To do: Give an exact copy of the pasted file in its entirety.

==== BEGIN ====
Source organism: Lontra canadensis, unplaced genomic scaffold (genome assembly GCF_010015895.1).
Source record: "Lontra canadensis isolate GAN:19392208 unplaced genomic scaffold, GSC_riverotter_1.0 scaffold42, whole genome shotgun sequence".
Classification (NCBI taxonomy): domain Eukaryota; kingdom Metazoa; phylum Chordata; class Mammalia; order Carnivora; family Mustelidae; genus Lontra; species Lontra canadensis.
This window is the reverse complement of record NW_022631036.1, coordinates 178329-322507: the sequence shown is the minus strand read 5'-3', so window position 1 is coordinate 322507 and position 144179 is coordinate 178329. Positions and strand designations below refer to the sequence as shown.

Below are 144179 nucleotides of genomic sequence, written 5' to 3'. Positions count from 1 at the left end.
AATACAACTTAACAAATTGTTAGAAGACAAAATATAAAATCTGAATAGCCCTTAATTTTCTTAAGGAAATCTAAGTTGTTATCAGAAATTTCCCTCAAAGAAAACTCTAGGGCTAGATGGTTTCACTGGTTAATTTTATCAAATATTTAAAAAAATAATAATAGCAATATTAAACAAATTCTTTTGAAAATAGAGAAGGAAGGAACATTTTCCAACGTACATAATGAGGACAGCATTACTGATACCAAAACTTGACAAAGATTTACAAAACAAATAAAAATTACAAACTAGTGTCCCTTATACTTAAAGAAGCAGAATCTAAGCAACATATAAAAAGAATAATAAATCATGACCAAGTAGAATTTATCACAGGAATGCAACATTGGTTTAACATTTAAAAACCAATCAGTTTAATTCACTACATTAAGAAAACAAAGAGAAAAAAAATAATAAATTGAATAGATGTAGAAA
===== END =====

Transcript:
Source organism: Lontra canadensis, unplaced genomic scaffold (genome assembly GCF_010015895.1).
Source record: "Lontra canadensis isolate GAN:19392208 unplaced genomic scaffold, GSC_riverotter_1.0 scaffold42, whole genome shotgun sequence".
Classification (NCBI taxonomy): domain Eukaryota; kingdom Metazoa; phylum Chordata; class Mammalia; order Carnivora; family Mustelidae; genus Lontra; species Lontra canadensis.
This window is the reverse complement of record NW_022631036.1, coordinates 178329-322507: the sequence shown is the minus strand read 5'-3', so window position 1 is coordinate 322507 and position 144179 is coordinate 178329. Positions and strand designations below refer to the sequence as shown.

Below are 144179 nucleotides of genomic sequence, written 5' to 3'. Positions count from 1 at the left end.
AATACAACTTAACAAATTGTTAGAAGACAAAATATAAAATCTGAATAGCCCTTAATTTTCTTAAGGAAATCTAAGTTGTTATCAGAAATTTCCCTCAAAGAAAACTCTAGGGCTAGATGGTTTCACTGGTTAATTTTATCAAATATTTAAAAAAATAATAATAGCAATATTAAACAAATTCTTTTGAAAATAGAGAAGGAAGGAACATTTTCCAACGTACATAATGAGGACAGCATTACTGATACCAAAACTTGACAAAGATTTACAAAACAAATAAAAATTACAAACTAGTGTCCCTTATACTTAAAGAAGCAGAATCTAAGCAACATATAAAAAGAATAATAAATCATGACCAAGTAGAATTTATCACAGGAATGCAACATTGGTTTAACATTTAAAAACCAATCAGTTTAATTCACTACATTAAGAAAACAAAGAGAAAAAAAATAATAAATTGAATAGATGTAGAAA